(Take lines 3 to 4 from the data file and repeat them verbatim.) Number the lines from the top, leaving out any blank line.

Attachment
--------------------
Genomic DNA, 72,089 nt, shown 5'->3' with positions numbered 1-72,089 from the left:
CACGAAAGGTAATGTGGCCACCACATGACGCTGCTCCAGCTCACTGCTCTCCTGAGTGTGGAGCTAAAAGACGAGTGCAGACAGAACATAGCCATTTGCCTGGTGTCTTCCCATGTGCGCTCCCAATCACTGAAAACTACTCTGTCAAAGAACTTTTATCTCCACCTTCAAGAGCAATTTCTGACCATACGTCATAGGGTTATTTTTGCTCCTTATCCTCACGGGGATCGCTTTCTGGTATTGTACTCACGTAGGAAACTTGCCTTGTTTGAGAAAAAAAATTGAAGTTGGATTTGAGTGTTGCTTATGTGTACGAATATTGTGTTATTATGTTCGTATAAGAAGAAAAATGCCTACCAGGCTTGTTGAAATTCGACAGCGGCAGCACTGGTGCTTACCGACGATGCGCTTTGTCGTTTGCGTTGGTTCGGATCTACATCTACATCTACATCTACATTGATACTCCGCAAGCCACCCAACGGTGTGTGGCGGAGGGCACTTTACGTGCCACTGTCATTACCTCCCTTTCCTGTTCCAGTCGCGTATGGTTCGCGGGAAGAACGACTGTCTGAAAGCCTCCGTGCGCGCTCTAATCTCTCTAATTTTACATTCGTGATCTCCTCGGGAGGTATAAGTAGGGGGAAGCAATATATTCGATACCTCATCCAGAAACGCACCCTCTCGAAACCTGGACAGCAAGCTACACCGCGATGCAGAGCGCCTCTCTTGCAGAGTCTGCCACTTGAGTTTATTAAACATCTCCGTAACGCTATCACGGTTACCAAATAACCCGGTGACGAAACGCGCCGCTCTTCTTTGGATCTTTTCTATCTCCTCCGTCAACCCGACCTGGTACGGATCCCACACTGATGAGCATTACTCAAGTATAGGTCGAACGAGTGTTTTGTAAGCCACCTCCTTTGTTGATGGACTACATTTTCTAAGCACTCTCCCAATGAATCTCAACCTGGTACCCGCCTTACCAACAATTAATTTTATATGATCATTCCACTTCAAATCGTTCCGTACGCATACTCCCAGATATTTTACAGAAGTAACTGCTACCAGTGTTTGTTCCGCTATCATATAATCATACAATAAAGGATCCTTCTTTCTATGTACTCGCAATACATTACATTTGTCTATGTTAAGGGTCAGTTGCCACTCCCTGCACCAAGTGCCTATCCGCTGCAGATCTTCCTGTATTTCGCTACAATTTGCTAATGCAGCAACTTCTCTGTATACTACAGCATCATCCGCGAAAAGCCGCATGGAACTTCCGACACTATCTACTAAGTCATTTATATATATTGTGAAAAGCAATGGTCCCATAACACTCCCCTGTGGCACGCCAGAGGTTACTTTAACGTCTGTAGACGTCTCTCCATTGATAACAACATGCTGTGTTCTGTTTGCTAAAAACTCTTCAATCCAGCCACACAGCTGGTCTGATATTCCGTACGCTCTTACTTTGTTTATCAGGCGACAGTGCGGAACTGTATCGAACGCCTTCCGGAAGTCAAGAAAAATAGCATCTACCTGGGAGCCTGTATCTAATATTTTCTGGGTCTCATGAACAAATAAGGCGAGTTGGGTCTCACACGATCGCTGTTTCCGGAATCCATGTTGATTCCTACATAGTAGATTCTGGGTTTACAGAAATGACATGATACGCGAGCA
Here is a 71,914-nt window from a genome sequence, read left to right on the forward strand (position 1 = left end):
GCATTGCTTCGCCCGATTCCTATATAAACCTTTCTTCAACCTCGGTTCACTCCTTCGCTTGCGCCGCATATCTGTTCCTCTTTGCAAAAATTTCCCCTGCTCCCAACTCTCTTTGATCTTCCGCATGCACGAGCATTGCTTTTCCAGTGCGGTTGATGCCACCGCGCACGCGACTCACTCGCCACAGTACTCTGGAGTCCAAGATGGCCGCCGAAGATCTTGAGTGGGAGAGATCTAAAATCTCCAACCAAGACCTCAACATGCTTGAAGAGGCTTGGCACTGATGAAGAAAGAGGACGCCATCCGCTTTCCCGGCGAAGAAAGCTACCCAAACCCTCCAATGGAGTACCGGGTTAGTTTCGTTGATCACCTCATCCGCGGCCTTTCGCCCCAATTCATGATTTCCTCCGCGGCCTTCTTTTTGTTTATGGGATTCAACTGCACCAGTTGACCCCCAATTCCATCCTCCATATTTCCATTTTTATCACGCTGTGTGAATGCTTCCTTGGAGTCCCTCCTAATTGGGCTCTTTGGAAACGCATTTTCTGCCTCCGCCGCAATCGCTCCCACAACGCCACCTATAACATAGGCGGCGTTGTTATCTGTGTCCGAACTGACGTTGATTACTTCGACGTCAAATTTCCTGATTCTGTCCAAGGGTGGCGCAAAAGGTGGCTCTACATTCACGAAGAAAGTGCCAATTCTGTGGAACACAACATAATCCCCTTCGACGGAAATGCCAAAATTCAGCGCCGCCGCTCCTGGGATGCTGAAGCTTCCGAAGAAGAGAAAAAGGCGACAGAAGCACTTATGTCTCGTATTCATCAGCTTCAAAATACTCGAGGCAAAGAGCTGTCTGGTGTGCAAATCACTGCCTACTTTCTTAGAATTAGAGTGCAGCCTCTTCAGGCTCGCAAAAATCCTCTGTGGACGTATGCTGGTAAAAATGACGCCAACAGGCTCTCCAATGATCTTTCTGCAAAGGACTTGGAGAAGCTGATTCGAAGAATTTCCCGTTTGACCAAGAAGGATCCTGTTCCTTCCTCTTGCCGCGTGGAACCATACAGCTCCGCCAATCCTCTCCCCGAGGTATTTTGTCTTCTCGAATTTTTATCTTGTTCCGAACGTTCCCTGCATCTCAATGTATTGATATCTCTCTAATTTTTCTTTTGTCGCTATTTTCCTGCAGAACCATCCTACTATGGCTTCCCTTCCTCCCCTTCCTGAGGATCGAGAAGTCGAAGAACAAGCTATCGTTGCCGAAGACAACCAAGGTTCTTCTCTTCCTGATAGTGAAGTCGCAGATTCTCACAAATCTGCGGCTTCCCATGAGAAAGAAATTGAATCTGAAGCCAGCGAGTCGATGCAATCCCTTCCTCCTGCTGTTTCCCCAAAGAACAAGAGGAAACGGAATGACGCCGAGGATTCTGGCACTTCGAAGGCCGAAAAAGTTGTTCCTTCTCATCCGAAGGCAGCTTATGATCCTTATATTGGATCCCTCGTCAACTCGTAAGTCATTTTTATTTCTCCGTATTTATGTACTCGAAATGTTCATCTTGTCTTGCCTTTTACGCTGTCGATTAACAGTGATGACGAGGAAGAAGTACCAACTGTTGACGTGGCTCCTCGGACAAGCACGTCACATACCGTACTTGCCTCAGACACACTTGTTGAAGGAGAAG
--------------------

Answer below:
Here is a 71,914-nt window from a genome sequence, read left to right on the forward strand (position 1 = left end):
GCATTGCTTCGCCCGATTCCTATATAAACCTTTCTTCAACCTCGGTTCACTCCTTCGCTTGCGCCGCATATCTGTTCCTCTTTGCAAAAATTTCCCCTGCTCCCAACTCTCTTTGATCTTCCGCATGCACGAGCATTGCTTTTCCAGTGCGGTTGATGCCACCGCGCACGCGACTCACTCGCCACAGTACTCTGGAGTCCAAGATGGCCGCCGAAGATCTTGAGTGGGAGAGATCTAAAATCTCCAACCAAGACCTCAACATGCTTGAAGAGGCTTGGCACTGATGAAGAAAGAGGACGCCATCCGCTTTCCCGGCGAAGAAAGCTACCCAAACCCTCCAATGGAGTACCGGGTTAGTTTCGTTGATCACCTCATCCGCGGCCTTTCGCCCCAATTCATGATTTCCTCCGCGGCCTTCTTTTTGTTTATGGGATTCAACTGCACCAGTTGACCCCCAATTCCATCCTCCATATTTCCATTTTTATCACGCTGTGTGAATGCTTCCTTGGAGTCCCTCCTAATTGGGCTCTTTGGAAACGCATTTTCTGCCTCCGCCGCAATCGCTCCCACAACGCCACCTATAACATAGGCGGCGTTGTTATCTGTGTCCGAACTGACGTTGATTACTTCGACGTCAAATTTCCTGATTCTGTCCAAGGGTGGCGCAAAAGGTGGCTCTACATTCACGAAGAAAGTGCCAATTCTGTGGAACACAACATAATCCCCTTCGACGGAAATGCCAAAATTCAGCGCCGCCGCTCCTGGGATGCTGAAGCTTCCGAAGAAGAGAAAAAGGCGACAGAAGCACTTATGTCTCGTATTCATCAGCTTCAAAATACTCGAGGCAAAGAGCTGTCTGGTGTGCAAATCACTGCCTACTTTCTTAGAATTAGAGTGCAGCCTCTTCAGGCTCGCAAAAATCCTCTGTGGACGTATGCTGGTAAAAATGACGCCAACAGGCTCTCCAATGATCTTTCTGCAAAGGACTTGGAGAAGCTGATTCGAAGAATTTCCCGTTTGACCAAGAAGGATCCTGTTCCTTCCTCTTGCCGCGTGGAACCATACAGCTCCGCCAATCCTCTCCCCGAGGTATTTTGTCTTCTCGAATTTTTATCTTGTTCCGAACGTTCCCTGCATCTCAATGTATTGATATCTCTCTAATTTTTCTTTTGTCGCTATTTTCCTGCAGAACCATCCTACTATGGCTTCCCTTCCTCCCCTTCCTGAGGATCGAGAAGTCGAAGAACAAGCTATCGTTGCCGAAGACAACCAAGGTTCTTCTCTTCCTGATAGTGAAGTCGCAGATTCTCACAAATCTGCGGCTTCCCATGAGAAAGAAATTGAATCTGAAGCCAGCGAGTCGATGCAATCCCTTCCTCCTGCTGTTTCCCCAAAGAACAAGAGGAAACGGAATGACGCCGAGGATTCTGGCACTTCGAAGGCCGAAAAAGTTGTTCCTTCTCATCCGAAGGCAGCTTATGATCCTTATATTGGATCCCTCGTCAACTCGTAAGTCATTTTTATTTCTCCGTATTTATGTACTCGAAATGTTCATCTTGTCTTGCCTTTTACGCTGTCGATTAACAGTGATGACGAGGAAGAAGTACCAACTGTTGACGTGGCTCCTCGGACAAGCACGTCACATACCGTACTTGCCTCAGACACACTTGTTGAAGGAGAAG